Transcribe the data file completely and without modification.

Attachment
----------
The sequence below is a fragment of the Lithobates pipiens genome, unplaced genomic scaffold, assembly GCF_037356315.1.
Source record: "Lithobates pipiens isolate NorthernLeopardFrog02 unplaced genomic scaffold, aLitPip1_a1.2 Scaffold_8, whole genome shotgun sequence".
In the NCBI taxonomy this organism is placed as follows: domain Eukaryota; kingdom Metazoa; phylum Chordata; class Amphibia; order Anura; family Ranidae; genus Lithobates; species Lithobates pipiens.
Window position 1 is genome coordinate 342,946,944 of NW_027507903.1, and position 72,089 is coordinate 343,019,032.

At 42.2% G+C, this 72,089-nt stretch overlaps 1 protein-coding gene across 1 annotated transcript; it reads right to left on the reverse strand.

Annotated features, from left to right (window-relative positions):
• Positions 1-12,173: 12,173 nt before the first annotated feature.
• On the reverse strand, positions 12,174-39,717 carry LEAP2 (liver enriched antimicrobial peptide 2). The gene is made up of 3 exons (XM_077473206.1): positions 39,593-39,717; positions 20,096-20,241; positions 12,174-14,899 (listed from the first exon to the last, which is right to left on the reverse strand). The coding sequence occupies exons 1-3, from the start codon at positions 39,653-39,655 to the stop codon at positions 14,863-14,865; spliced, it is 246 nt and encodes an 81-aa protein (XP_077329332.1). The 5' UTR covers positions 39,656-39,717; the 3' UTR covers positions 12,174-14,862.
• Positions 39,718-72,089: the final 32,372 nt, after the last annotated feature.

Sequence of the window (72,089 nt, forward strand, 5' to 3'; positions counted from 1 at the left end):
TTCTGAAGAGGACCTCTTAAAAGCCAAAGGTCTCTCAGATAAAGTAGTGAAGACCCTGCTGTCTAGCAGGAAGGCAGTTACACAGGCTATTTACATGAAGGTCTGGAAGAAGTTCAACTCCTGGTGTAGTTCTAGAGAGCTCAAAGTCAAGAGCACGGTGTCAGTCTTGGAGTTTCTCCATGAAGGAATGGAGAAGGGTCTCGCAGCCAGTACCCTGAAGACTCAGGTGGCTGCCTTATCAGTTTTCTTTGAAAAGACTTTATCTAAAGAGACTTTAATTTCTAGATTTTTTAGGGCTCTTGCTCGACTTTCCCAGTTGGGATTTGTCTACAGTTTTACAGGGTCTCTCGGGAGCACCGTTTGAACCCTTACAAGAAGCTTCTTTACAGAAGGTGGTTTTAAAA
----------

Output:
The sequence below is a fragment of the Lithobates pipiens genome, unplaced genomic scaffold, assembly GCF_037356315.1.
Source record: "Lithobates pipiens isolate NorthernLeopardFrog02 unplaced genomic scaffold, aLitPip1_a1.2 Scaffold_8, whole genome shotgun sequence".
In the NCBI taxonomy this organism is placed as follows: domain Eukaryota; kingdom Metazoa; phylum Chordata; class Amphibia; order Anura; family Ranidae; genus Lithobates; species Lithobates pipiens.
Window position 1 is genome coordinate 342,946,944 of NW_027507903.1, and position 72,089 is coordinate 343,019,032.

At 42.2% G+C, this 72,089-nt stretch overlaps 1 protein-coding gene across 1 annotated transcript; it reads right to left on the reverse strand.

Annotated features, from left to right (window-relative positions):
• Positions 1-12,173: 12,173 nt before the first annotated feature.
• On the reverse strand, positions 12,174-39,717 carry LEAP2 (liver enriched antimicrobial peptide 2). The gene is made up of 3 exons (XM_077473206.1): positions 39,593-39,717; positions 20,096-20,241; positions 12,174-14,899 (listed from the first exon to the last, which is right to left on the reverse strand). The coding sequence occupies exons 1-3, from the start codon at positions 39,653-39,655 to the stop codon at positions 14,863-14,865; spliced, it is 246 nt and encodes an 81-aa protein (XP_077329332.1). The 5' UTR covers positions 39,656-39,717; the 3' UTR covers positions 12,174-14,862.
• Positions 39,718-72,089: the final 32,372 nt, after the last annotated feature.

Sequence of the window (72,089 nt, forward strand, 5' to 3'; positions counted from 1 at the left end):
TTCTGAAGAGGACCTCTTAAAAGCCAAAGGTCTCTCAGATAAAGTAGTGAAGACCCTGCTGTCTAGCAGGAAGGCAGTTACACAGGCTATTTACATGAAGGTCTGGAAGAAGTTCAACTCCTGGTGTAGTTCTAGAGAGCTCAAAGTCAAGAGCACGGTGTCAGTCTTGGAGTTTCTCCATGAAGGAATGGAGAAGGGTCTCGCAGCCAGTACCCTGAAGACTCAGGTGGCTGCCTTATCAGTTTTCTTTGAAAAGACTTTATCTAAAGAGACTTTAATTTCTAGATTTTTTAGGGCTCTTGCTCGACTTTCCCAGTTGGGATTTGTCTACAGTTTTACAGGGTCTCTCGGGAGCACCGTTTGAACCCTTACAAGAAGCTTCTTTACAGAAGGTGGTTTTAAAA